Friday, 16 March 2012


You can see I've not come up with any of the promised posts addressing my work-life balance issues: they are all brewing up in my head but none have made it out. Surprisingly, setting out my initial thoughts helped me quite a lot, and I have a couple of possibilities brewing up, one of which in particular would fit perfectly - it would be a steady-ish stream of work, but do-able from home to fit around bonzo, and would keep my specialisms up.
So why the long face today?
I think it's just, again, the daunting-ness of even trying to do anything at all with a baby in the house. I keep thinking it's going to get easier, that he's going to get less demanding, in the sense of having some reliable downtime. But it's all one step forward, one or two back. Today I'd planned a day basically at home so I could try and do some work to move forward my exciting possibility, so I took him upstairs for an after lunch nap, fed him, and he just wouldn't come off. After half an hour or so of sleep-sucking I gently detached him, and he howled, so I re-attached him, and half an hour later he was done. That was naptime, and I couldn't do any of the things I wanted to do, so all I did for an hour was despair about how he is never ever ever going to get over his infatuation with the breast; how he is the only 10 month old in the world still so besotted; how I will never be able to do or come to anything while he still needs just so much of me all the time.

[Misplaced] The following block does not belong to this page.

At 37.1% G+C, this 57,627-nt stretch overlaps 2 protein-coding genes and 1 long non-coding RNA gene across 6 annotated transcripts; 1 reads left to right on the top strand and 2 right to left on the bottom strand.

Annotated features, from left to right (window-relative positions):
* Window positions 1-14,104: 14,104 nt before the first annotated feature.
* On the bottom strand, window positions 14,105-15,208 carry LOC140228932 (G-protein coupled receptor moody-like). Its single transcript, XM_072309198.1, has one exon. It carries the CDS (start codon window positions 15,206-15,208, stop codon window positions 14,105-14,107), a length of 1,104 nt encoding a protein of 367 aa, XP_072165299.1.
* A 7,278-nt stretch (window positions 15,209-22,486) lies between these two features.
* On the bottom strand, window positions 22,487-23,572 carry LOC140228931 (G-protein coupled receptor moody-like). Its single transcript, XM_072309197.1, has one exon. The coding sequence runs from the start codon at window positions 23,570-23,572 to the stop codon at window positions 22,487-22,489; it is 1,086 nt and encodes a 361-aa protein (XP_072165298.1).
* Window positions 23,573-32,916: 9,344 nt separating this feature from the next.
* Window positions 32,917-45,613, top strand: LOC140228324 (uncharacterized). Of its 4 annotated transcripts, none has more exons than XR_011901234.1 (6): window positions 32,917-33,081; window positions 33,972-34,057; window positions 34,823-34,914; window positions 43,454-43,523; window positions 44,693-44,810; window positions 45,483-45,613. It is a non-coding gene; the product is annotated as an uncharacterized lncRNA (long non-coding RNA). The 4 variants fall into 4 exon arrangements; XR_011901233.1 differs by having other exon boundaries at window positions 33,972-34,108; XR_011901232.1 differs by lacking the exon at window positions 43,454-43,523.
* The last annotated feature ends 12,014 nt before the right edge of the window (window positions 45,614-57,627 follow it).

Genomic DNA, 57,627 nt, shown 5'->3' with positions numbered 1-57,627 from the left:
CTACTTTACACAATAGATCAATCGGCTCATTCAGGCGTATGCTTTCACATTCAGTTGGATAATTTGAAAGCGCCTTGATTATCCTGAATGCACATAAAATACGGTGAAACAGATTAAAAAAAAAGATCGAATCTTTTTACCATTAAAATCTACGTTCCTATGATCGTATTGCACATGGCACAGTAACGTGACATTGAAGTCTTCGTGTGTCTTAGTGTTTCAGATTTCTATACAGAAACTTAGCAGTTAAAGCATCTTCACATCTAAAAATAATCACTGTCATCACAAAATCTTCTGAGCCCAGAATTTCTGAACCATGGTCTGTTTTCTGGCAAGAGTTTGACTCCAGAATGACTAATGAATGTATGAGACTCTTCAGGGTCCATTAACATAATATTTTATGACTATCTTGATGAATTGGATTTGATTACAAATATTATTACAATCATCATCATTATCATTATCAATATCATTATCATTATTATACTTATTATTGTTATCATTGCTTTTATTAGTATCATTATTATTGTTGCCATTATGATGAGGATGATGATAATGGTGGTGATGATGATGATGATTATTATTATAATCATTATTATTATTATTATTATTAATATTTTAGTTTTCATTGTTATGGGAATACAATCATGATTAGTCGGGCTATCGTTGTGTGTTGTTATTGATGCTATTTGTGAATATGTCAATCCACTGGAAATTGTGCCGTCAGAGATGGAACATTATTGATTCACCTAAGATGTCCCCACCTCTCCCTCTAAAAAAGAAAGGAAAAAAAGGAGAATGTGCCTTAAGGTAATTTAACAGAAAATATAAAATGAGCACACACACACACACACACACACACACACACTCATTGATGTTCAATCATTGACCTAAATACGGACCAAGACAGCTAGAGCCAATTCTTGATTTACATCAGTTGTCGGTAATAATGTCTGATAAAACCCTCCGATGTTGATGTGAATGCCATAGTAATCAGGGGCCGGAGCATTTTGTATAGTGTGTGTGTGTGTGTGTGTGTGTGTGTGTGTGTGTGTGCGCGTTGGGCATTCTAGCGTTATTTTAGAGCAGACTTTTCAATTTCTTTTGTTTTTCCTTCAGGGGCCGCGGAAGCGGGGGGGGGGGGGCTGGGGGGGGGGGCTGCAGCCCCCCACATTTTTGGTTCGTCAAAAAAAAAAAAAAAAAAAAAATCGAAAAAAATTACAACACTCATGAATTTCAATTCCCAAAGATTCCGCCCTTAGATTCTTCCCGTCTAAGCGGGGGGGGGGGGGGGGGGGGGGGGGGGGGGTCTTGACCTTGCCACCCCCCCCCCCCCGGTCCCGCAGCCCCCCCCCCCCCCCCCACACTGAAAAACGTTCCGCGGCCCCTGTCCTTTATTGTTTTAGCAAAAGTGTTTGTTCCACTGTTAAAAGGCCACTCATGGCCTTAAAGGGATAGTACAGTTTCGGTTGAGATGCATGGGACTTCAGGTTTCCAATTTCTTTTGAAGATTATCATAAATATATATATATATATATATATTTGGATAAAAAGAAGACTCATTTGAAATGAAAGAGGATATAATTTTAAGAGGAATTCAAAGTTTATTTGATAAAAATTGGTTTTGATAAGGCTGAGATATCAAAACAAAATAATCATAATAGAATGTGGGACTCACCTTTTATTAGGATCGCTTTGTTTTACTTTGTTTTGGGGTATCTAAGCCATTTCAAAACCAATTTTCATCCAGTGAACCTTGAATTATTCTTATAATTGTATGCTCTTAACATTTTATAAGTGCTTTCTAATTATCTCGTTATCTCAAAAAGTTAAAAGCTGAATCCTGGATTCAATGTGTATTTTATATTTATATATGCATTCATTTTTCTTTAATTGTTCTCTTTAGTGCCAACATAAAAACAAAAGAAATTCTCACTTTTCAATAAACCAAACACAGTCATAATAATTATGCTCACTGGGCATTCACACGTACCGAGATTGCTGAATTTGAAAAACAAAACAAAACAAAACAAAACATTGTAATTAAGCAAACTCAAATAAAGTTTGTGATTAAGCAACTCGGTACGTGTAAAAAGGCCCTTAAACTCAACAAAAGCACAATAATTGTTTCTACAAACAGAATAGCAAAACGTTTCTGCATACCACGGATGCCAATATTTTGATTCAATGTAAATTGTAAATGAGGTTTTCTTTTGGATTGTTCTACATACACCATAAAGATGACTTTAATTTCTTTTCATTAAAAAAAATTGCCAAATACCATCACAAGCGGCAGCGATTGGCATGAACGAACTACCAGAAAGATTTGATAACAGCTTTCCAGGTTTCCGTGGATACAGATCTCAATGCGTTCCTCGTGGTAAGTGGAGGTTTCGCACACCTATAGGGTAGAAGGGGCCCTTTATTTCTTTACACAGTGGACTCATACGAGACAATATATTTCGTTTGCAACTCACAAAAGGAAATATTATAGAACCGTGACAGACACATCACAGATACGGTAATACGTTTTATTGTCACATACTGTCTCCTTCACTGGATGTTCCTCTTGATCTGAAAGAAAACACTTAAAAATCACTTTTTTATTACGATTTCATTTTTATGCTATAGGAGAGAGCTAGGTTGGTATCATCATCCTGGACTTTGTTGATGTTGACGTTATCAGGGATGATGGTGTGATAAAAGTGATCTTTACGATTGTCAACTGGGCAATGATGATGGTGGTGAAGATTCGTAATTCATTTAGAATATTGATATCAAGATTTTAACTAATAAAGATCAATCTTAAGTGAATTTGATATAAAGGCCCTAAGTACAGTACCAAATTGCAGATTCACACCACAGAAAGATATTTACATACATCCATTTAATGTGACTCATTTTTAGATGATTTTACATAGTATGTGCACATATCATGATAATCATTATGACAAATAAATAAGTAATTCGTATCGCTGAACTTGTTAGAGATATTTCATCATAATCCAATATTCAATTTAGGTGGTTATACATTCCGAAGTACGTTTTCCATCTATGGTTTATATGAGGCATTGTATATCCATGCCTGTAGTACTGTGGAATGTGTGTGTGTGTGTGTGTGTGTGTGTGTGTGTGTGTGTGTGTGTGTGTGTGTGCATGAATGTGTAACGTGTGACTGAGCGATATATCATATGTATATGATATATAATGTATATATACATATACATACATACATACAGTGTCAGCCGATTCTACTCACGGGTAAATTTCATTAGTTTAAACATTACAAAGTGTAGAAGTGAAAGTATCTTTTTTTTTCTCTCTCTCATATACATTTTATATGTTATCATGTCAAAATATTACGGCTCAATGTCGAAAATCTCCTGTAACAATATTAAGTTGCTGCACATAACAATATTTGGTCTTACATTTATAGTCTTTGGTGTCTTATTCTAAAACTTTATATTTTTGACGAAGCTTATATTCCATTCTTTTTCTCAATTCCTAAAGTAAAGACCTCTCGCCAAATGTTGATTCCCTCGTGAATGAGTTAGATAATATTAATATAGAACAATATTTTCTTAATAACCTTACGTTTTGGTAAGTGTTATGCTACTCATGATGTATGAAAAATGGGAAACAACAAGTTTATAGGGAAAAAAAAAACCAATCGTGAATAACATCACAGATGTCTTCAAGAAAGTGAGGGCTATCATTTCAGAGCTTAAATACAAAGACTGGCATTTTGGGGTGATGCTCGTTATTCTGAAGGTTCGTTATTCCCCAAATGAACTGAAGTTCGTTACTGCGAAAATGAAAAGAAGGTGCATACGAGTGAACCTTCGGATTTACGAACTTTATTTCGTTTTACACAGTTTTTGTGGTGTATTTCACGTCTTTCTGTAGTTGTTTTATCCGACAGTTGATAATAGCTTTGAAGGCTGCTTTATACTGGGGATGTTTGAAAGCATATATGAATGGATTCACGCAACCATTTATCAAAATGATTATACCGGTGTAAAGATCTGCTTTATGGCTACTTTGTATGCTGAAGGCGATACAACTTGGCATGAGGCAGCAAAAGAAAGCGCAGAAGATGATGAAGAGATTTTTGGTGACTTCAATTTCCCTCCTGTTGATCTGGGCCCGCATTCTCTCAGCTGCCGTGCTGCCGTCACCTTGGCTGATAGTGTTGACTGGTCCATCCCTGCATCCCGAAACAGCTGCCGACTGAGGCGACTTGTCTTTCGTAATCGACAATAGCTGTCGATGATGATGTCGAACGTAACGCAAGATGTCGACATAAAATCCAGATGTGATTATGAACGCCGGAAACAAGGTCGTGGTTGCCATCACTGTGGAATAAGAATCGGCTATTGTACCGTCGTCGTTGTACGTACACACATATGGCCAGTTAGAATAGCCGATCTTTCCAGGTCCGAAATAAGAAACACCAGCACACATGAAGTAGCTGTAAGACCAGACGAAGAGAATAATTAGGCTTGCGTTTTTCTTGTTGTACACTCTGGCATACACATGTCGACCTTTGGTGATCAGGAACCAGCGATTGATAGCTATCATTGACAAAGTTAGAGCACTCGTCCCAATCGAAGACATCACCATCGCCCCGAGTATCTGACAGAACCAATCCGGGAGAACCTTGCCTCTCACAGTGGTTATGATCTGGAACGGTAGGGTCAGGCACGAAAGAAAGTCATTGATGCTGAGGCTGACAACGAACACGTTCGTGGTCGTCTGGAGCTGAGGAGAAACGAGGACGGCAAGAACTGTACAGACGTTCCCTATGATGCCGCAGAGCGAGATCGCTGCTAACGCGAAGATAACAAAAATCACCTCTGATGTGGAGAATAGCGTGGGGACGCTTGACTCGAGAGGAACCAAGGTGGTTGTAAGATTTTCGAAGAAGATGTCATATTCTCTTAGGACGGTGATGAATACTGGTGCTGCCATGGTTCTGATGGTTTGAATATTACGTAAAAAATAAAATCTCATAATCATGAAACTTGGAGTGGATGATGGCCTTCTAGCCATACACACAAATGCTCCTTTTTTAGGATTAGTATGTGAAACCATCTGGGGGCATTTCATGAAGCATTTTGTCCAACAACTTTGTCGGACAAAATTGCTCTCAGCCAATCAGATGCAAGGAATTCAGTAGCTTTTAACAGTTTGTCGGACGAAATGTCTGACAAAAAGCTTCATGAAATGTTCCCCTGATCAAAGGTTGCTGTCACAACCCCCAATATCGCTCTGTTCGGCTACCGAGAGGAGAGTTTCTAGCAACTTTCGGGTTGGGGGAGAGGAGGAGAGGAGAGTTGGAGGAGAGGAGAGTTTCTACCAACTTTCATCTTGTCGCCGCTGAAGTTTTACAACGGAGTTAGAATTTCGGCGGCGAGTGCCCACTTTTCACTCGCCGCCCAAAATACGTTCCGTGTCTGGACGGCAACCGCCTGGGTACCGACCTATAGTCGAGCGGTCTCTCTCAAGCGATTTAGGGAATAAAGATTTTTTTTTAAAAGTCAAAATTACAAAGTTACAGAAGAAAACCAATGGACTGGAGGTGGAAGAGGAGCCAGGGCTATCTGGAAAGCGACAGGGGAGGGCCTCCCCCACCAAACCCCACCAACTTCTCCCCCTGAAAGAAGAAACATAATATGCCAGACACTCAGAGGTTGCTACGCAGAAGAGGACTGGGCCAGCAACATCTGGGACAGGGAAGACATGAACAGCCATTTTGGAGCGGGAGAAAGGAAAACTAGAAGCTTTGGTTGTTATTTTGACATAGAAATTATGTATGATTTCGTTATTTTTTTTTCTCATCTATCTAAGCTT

And now he's having his brief early evening nap and instead of getting on with the writing work, I'm sitting here banging out a blog post about how I never get any time to do writing work....

1 comment:

  1. Right - rule #1 of baby rearing: Never plan anything for a naptime. Otherwise naptime will not happen. This rule is SET IN STONE.

    Secondly - accept that it just isn't as easy to get stuff done any more, and probably never will be. Instead of wanting it to go back to how it was before, find new ways to do things. Shove the baby in the direction of someone else for 10 minutes, and work like a beaver for those 10 minutes. Or learn to extreme multi-task (type one handed with the baby attached).

    Dejected is a feeling I do recognise, but it's also a feeling I learnt to deal with and do away with. I quite like the fact that I can't get anything done now, it gives me an excuse for being rubbish ;)